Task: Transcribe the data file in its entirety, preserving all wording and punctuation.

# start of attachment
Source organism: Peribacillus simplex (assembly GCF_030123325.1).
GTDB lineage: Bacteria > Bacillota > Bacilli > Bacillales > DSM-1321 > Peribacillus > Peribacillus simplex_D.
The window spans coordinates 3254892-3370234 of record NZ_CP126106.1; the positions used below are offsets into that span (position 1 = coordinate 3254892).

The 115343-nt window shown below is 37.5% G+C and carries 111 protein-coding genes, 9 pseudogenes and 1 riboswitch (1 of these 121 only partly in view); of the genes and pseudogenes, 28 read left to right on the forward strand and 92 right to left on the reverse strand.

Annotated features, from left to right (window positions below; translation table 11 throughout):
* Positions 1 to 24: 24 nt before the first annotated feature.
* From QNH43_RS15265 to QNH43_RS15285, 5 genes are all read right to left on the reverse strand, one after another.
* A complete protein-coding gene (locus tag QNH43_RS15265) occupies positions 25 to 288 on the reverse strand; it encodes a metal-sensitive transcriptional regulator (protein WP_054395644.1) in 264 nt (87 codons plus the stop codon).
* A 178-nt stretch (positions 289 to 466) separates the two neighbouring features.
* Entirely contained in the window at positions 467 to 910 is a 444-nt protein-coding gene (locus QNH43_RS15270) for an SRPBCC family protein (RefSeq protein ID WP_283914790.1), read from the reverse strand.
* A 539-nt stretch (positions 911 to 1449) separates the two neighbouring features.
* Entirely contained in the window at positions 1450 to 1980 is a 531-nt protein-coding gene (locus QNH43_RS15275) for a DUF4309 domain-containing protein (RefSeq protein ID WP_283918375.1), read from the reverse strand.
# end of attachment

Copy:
Source organism: Peribacillus simplex (assembly GCF_030123325.1).
GTDB lineage: Bacteria > Bacillota > Bacilli > Bacillales > DSM-1321 > Peribacillus > Peribacillus simplex_D.
The window spans coordinates 3254892-3370234 of record NZ_CP126106.1; the positions used below are offsets into that span (position 1 = coordinate 3254892).

The 115343-nt window shown below is 37.5% G+C and carries 111 protein-coding genes, 9 pseudogenes and 1 riboswitch (1 of these 121 only partly in view); of the genes and pseudogenes, 28 read left to right on the forward strand and 92 right to left on the reverse strand.

Annotated features, from left to right (window positions below; translation table 11 throughout):
* Positions 1 to 24: 24 nt before the first annotated feature.
* From QNH43_RS15265 to QNH43_RS15285, 5 genes are all read right to left on the reverse strand, one after another.
* A complete protein-coding gene (locus tag QNH43_RS15265) occupies positions 25 to 288 on the reverse strand; it encodes a metal-sensitive transcriptional regulator (protein WP_054395644.1) in 264 nt (87 codons plus the stop codon).
* A 178-nt stretch (positions 289 to 466) separates the two neighbouring features.
* Entirely contained in the window at positions 467 to 910 is a 444-nt protein-coding gene (locus QNH43_RS15270) for an SRPBCC family protein (RefSeq protein ID WP_283914790.1), read from the reverse strand.
* A 539-nt stretch (positions 911 to 1449) separates the two neighbouring features.
* Entirely contained in the window at positions 1450 to 1980 is a 531-nt protein-coding gene (locus QNH43_RS15275) for a DUF4309 domain-containing protein (RefSeq protein ID WP_283918375.1), read from the reverse strand.